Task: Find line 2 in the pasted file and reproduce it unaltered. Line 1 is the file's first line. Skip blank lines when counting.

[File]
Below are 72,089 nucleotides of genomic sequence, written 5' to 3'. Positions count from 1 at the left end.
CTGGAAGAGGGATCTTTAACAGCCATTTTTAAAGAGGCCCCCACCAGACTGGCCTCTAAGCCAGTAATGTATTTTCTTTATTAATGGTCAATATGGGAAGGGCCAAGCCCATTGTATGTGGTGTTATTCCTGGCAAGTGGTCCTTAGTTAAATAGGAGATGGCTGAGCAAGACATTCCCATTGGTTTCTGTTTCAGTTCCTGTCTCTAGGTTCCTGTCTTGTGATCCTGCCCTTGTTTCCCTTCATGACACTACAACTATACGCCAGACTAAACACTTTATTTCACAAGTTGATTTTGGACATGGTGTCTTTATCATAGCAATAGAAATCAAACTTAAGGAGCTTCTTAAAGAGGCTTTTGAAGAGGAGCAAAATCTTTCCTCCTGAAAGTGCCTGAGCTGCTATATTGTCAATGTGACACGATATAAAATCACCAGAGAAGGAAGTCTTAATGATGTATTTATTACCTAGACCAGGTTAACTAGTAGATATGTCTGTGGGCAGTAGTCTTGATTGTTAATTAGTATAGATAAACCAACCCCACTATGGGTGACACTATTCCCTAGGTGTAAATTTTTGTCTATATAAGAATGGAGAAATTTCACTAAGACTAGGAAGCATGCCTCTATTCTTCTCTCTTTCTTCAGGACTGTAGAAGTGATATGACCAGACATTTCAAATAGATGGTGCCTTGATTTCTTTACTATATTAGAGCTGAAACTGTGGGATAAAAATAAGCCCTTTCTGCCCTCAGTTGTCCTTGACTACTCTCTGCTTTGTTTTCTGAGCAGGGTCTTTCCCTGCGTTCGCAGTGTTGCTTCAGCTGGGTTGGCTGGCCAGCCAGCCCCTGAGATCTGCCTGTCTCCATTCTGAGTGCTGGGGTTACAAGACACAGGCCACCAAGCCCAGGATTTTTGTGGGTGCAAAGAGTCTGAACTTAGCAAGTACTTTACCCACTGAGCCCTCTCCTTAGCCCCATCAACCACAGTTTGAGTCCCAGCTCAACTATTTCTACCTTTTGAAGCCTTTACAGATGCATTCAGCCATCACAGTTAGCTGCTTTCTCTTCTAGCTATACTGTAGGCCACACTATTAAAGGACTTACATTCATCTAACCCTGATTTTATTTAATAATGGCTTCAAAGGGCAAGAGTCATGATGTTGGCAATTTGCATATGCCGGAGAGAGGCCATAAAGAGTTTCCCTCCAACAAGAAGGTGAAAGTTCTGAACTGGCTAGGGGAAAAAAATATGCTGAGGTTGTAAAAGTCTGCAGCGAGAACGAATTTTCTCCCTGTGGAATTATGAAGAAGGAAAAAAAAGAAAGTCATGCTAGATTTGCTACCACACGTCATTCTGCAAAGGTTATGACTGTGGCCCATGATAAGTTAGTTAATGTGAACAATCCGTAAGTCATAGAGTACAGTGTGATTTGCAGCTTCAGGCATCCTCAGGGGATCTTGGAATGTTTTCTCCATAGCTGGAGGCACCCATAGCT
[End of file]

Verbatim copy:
CTGGAAGAGGGATCTTTAACAGCCATTTTTAAAGAGGCCCCCACCAGACTGGCCTCTAAGCCAGTAATGTATTTTCTTTATTAATGGTCAATATGGGAAGGGCCAAGCCCATTGTATGTGGTGTTATTCCTGGCAAGTGGTCCTTAGTTAAATAGGAGATGGCTGAGCAAGACATTCCCATTGGTTTCTGTTTCAGTTCCTGTCTCTAGGTTCCTGTCTTGTGATCCTGCCCTTGTTTCCCTTCATGACACTACAACTATACGCCAGACTAAACACTTTATTTCACAAGTTGATTTTGGACATGGTGTCTTTATCATAGCAATAGAAATCAAACTTAAGGAGCTTCTTAAAGAGGCTTTTGAAGAGGAGCAAAATCTTTCCTCCTGAAAGTGCCTGAGCTGCTATATTGTCAATGTGACACGATATAAAATCACCAGAGAAGGAAGTCTTAATGATGTATTTATTACCTAGACCAGGTTAACTAGTAGATATGTCTGTGGGCAGTAGTCTTGATTGTTAATTAGTATAGATAAACCAACCCCACTATGGGTGACACTATTCCCTAGGTGTAAATTTTTGTCTATATAAGAATGGAGAAATTTCACTAAGACTAGGAAGCATGCCTCTATTCTTCTCTCTTTCTTCAGGACTGTAGAAGTGATATGACCAGACATTTCAAATAGATGGTGCCTTGATTTCTTTACTATATTAGAGCTGAAACTGTGGGATAAAAATAAGCCCTTTCTGCCCTCAGTTGTCCTTGACTACTCTCTGCTTTGTTTTCTGAGCAGGGTCTTTCCCTGCGTTCGCAGTGTTGCTTCAGCTGGGTTGGCTGGCCAGCCAGCCCCTGAGATCTGCCTGTCTCCATTCTGAGTGCTGGGGTTACAAGACACAGGCCACCAAGCCCAGGATTTTTGTGGGTGCAAAGAGTCTGAACTTAGCAAGTACTTTACCCACTGAGCCCTCTCCTTAGCCCCATCAACCACAGTTTGAGTCCCAGCTCAACTATTTCTACCTTTTGAAGCCTTTACAGATGCATTCAGCCATCACAGTTAGCTGCTTTCTCTTCTAGCTATACTGTAGGCCACACTATTAAAGGACTTACATTCATCTAACCCTGATTTTATTTAATAATGGCTTCAAAGGGCAAGAGTCATGATGTTGGCAATTTGCATATGCCGGAGAGAGGCCATAAAGAGTTTCCCTCCAACAAGAAGGTGAAAGTTCTGAACTGGCTAGGGGAAAAAAATATGCTGAGGTTGTAAAAGTCTGCAGCGAGAACGAATTTTCTCCCTGTGGAATTATGAAGAAGGAAAAAAAAGAAAGTCATGCTAGATTTGCTACCACACGTCATTCTGCAAAGGTTATGACTGTGGCCCATGATAAGTTAGTTAATGTGAACAATCCGTAAGTCATAGAGTACAGTGTGATTTGCAGCTTCAGGCATCCTCAGGGGATCTTGGAATGTTTTCTCCATAGCTGGAGGCACCCATAGCT